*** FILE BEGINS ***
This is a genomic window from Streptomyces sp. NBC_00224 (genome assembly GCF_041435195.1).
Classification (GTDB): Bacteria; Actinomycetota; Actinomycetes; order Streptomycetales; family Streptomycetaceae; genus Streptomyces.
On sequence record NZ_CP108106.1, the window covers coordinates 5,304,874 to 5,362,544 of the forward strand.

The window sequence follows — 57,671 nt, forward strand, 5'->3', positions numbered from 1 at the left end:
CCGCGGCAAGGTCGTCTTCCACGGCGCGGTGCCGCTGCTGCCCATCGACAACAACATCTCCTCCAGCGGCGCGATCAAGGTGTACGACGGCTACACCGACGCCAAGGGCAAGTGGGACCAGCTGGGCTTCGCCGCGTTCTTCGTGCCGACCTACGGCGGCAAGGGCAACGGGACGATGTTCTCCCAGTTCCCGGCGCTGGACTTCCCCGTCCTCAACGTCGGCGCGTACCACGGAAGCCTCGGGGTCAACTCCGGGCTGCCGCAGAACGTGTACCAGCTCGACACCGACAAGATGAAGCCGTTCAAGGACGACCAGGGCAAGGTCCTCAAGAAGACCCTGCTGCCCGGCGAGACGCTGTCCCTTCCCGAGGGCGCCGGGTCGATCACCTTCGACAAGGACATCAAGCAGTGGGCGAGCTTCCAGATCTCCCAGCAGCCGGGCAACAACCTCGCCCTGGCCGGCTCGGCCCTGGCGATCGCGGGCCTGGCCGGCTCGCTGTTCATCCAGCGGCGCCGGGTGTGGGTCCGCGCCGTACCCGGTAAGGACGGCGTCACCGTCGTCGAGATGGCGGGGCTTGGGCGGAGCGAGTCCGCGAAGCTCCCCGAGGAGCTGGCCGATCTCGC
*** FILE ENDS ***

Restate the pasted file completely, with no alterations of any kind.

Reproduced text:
This is a genomic window from Streptomyces sp. NBC_00224 (genome assembly GCF_041435195.1).
Classification (GTDB): Bacteria; Actinomycetota; Actinomycetes; order Streptomycetales; family Streptomycetaceae; genus Streptomyces.
On sequence record NZ_CP108106.1, the window covers coordinates 5,304,874 to 5,362,544 of the forward strand.

The window sequence follows — 57,671 nt, forward strand, 5'->3', positions numbered from 1 at the left end:
CCGCGGCAAGGTCGTCTTCCACGGCGCGGTGCCGCTGCTGCCCATCGACAACAACATCTCCTCCAGCGGCGCGATCAAGGTGTACGACGGCTACACCGACGCCAAGGGCAAGTGGGACCAGCTGGGCTTCGCCGCGTTCTTCGTGCCGACCTACGGCGGCAAGGGCAACGGGACGATGTTCTCCCAGTTCCCGGCGCTGGACTTCCCCGTCCTCAACGTCGGCGCGTACCACGGAAGCCTCGGGGTCAACTCCGGGCTGCCGCAGAACGTGTACCAGCTCGACACCGACAAGATGAAGCCGTTCAAGGACGACCAGGGCAAGGTCCTCAAGAAGACCCTGCTGCCCGGCGAGACGCTGTCCCTTCCCGAGGGCGCCGGGTCGATCACCTTCGACAAGGACATCAAGCAGTGGGCGAGCTTCCAGATCTCCCAGCAGCCGGGCAACAACCTCGCCCTGGCCGGCTCGGCCCTGGCGATCGCGGGCCTGGCCGGCTCGCTGTTCATCCAGCGGCGCCGGGTGTGGGTCCGCGCCGTACCCGGTAAGGACGGCGTCACCGTCGTCGAGATGGCGGGGCTTGGGCGGAGCGAGTCCGCGAAGCTCCCCGAGGAGCTGGCCGATCTCGC